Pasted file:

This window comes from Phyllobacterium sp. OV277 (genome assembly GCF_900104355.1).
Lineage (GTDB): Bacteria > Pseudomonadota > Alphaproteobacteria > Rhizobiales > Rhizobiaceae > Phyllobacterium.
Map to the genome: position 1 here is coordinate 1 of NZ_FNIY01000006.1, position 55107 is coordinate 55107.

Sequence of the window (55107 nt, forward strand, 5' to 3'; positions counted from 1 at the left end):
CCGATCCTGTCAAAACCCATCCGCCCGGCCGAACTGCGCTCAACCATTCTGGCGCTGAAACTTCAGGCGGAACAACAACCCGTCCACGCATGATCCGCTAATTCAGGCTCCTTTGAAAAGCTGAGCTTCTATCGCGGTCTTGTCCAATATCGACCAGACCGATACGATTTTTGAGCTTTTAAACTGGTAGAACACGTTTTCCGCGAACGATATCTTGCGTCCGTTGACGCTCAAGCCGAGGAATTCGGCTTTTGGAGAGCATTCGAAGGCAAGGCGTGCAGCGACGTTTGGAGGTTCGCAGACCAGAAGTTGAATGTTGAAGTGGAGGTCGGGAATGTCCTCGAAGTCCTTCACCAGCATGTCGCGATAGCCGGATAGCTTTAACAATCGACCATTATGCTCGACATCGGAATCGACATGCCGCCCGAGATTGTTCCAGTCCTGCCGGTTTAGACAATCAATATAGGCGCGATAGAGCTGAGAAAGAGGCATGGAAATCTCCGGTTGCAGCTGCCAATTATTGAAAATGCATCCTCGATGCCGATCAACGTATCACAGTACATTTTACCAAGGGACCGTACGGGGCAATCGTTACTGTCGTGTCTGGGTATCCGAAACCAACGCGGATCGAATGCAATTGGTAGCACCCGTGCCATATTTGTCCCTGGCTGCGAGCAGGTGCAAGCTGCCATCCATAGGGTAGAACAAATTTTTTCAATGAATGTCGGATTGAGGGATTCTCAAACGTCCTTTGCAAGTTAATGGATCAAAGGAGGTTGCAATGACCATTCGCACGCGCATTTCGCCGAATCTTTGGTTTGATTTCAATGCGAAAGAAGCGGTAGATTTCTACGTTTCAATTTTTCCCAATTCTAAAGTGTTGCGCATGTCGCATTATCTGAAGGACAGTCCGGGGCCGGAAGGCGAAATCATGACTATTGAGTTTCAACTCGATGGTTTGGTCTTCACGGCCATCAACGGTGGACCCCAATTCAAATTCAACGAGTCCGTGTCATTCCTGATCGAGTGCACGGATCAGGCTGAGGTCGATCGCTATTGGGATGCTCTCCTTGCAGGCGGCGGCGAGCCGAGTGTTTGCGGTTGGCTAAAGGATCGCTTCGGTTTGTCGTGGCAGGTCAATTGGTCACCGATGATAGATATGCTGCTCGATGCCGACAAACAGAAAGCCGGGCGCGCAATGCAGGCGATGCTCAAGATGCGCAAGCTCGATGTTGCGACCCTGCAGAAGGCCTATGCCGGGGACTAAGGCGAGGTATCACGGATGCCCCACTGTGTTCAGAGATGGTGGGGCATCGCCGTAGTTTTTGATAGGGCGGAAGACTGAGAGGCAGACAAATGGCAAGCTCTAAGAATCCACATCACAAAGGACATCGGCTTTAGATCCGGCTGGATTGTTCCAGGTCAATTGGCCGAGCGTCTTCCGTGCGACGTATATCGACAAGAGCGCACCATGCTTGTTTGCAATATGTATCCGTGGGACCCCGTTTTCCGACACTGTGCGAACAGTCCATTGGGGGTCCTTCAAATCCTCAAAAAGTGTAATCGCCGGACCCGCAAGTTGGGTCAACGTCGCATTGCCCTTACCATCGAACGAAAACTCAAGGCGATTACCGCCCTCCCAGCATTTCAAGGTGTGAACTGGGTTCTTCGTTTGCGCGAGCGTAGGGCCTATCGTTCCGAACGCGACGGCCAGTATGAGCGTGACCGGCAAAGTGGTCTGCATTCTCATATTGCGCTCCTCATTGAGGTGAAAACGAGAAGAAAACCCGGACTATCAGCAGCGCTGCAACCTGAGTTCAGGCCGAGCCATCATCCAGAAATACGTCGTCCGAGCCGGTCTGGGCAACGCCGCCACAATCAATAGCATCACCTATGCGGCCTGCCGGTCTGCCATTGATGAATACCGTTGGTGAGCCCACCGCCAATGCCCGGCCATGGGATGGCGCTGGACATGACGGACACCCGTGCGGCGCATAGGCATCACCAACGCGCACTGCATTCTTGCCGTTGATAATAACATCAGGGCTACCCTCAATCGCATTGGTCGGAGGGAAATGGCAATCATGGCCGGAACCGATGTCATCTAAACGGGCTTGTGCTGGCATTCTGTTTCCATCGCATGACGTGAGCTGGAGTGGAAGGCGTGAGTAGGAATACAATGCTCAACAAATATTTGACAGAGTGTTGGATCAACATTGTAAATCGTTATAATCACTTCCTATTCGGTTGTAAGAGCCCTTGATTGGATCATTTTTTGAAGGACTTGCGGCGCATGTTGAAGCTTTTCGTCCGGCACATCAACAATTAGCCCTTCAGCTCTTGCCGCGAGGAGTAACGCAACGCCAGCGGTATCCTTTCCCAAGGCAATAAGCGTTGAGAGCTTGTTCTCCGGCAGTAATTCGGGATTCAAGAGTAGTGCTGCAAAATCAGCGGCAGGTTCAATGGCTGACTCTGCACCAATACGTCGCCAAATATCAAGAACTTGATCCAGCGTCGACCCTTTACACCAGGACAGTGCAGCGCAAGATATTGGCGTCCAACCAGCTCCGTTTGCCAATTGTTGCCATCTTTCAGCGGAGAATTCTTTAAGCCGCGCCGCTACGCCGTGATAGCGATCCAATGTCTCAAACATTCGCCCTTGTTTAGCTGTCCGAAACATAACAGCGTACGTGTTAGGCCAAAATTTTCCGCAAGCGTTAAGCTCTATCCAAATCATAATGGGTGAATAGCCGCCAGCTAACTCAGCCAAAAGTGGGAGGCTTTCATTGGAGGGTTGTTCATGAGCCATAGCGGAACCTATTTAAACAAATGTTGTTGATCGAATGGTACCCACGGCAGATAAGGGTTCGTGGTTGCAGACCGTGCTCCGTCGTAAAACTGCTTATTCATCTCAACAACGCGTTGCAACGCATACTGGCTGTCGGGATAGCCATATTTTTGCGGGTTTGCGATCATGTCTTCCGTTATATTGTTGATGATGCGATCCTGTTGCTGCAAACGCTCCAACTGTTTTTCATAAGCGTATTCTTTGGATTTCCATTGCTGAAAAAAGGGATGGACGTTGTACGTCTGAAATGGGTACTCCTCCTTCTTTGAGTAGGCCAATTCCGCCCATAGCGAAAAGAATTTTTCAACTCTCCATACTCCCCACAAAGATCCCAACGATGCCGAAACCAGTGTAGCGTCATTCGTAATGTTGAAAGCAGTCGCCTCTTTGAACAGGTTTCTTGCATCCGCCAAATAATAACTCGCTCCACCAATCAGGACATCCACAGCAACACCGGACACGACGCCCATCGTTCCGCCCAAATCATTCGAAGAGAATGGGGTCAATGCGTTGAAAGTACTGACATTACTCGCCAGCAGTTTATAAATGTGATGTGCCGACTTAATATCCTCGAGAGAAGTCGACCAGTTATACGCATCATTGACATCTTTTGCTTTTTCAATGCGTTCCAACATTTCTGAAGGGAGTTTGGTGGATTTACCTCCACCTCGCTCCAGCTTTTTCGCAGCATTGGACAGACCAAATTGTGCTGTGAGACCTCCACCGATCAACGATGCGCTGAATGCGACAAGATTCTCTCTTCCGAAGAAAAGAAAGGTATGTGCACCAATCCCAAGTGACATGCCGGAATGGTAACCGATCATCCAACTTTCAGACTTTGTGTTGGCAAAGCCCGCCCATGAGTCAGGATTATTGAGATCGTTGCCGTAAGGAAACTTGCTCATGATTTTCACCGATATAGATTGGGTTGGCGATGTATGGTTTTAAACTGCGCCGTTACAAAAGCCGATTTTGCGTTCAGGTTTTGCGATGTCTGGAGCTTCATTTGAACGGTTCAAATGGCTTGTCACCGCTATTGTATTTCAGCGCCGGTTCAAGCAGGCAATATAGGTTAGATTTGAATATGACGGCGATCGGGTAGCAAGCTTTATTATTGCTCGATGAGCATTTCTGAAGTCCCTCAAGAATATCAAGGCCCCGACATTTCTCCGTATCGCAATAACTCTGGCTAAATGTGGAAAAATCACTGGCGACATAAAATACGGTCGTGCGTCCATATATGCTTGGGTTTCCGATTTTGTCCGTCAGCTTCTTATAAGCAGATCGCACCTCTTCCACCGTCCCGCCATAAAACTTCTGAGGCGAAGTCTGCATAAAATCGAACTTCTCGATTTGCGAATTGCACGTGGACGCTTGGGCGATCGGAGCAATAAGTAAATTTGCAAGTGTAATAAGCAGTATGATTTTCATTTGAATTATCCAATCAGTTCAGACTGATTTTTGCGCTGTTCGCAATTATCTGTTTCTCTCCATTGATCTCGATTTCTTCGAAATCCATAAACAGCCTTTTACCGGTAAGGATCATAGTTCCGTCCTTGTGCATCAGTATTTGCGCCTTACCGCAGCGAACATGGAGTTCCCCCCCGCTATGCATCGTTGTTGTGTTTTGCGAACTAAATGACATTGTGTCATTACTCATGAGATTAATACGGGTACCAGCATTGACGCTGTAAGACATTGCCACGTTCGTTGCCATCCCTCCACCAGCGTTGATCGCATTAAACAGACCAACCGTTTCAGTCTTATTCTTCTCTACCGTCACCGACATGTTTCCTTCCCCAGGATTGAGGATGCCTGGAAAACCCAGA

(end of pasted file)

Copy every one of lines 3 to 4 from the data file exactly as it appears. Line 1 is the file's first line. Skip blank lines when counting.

Map to the genome: position 1 here is coordinate 1 of NZ_FNIY01000006.1, position 55107 is coordinate 55107.

Sequence of the window (55107 nt, forward strand, 5' to 3'; positions counted from 1 at the left end):